Politics

‘The Revolution’ Fizzled Out At The Congressional Level

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Alex Pfeiffer White House Correspondent

Vermont Sen. Bernie Sanders and Republican nominee Donald Trump defied expectations in their respective anti-establishment presidential races. However, the “political revolution” did not translate to the congressional level this summer.

Sen. Sanders, more so than Trump, supported congressional candidates. The Vermont senator sent out fundraising emails to supporters asking them to donate to candidates he has endorsed. “Our movement is so powerful that we can change congressional elections overnight. Let’s keep going,” Sanders wrote in a June email.

The candidates Sanders backed were: Lucy Flores, Zephyr Teachout, Tim Canova, Eric Kingson, Paul Clements, and Pramila Jayapril. Three of the six candidates won their primary — one of them, Clements, did it running unopposed. The most high profile progressive Sanders supported was Canova, who was running against former Democratic National Committee chairwoman Debbie Wasserman Schultz.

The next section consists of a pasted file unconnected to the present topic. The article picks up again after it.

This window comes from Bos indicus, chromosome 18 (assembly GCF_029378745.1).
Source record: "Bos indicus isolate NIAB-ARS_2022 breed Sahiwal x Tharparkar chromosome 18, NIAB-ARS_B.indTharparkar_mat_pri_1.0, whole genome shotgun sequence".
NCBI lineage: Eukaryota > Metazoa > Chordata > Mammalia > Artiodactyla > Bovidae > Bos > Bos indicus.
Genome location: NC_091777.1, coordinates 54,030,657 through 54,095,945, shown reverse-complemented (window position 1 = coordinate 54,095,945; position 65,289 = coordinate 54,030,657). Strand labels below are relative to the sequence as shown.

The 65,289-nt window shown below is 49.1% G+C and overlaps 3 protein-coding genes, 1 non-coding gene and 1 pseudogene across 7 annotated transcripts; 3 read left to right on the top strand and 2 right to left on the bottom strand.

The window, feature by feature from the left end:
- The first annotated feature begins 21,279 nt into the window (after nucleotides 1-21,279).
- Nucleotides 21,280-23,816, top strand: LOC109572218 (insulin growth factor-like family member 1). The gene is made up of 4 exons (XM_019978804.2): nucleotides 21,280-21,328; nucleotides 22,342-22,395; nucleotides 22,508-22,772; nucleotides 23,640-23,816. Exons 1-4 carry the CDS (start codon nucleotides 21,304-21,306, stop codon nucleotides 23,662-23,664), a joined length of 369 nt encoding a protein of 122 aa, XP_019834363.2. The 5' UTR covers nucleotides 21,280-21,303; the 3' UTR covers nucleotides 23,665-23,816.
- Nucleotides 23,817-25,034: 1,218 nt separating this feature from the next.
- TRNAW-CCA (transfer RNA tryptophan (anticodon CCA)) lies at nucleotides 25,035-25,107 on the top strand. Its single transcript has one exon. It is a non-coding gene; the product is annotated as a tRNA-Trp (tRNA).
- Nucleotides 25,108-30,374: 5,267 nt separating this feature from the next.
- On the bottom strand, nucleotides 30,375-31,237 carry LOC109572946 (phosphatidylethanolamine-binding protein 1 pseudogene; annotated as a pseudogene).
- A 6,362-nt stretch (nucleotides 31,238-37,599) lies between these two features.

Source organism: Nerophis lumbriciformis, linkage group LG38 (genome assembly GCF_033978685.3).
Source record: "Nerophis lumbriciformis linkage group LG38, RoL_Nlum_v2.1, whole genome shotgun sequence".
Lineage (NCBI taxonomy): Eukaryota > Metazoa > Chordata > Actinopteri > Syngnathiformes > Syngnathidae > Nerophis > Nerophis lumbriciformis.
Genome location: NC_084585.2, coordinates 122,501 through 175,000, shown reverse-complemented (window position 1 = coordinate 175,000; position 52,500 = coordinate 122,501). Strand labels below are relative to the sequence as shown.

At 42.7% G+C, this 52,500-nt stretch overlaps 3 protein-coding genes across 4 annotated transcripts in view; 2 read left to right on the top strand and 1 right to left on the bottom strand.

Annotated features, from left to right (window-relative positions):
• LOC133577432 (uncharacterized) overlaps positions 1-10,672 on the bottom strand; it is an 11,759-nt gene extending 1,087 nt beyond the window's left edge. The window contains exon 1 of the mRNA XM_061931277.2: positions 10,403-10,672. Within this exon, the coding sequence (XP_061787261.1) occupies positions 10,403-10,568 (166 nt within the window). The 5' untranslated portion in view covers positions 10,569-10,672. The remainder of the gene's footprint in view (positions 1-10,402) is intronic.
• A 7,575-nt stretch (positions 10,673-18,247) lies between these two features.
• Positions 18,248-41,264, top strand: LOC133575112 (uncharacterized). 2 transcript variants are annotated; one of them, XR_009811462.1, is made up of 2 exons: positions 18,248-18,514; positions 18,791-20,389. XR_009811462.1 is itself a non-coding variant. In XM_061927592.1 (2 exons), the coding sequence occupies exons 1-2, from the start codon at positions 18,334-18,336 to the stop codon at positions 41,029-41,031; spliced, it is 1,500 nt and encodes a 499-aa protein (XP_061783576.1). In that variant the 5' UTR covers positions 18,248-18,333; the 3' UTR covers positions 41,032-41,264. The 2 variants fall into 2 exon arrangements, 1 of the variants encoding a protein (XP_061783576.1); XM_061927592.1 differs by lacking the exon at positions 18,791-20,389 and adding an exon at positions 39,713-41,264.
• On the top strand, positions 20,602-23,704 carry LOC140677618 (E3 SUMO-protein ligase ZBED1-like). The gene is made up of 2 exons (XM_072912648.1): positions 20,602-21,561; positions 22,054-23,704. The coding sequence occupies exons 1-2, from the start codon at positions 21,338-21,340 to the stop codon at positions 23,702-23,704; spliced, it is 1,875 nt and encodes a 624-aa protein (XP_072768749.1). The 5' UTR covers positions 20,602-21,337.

Wasserman Schultz ended up winning the race with 56.8 percent of the vote. The Florida representative had to step down as DNC chair after leaked emails showed her resentment towards Sanders, she was still able to escape the revolution’s wrath.

Donald Trump did not endorse any primary challengers. However, two of them, Paul Nehlen and Kelli Ward, ran effectively as “Trump candidates.” Nehlen attempted to defeat House Speaker Paul Ryan and ran what seemed like a Trump campaign at the congressional level. He’s a former businessman and used sharp rhetoric against Ryan, having said the House Speaker “sold his soul to the globalists.” Even after Trump endorsed Ryan after stalling for a bit, Nehlen said Trump “showed leadership.”

While Trump-friendly Breitbart hyped up the primary race as being close, Ryan blew out Nehlen 85 percent to 15 percent. Breitbart also devoted heavy coverage to Ward’s run against McCain. Ward said if Trump and her were elected they would be a unstoppable force.” McCain ended up defeatin Ward 51.7 percent to 39.2 percent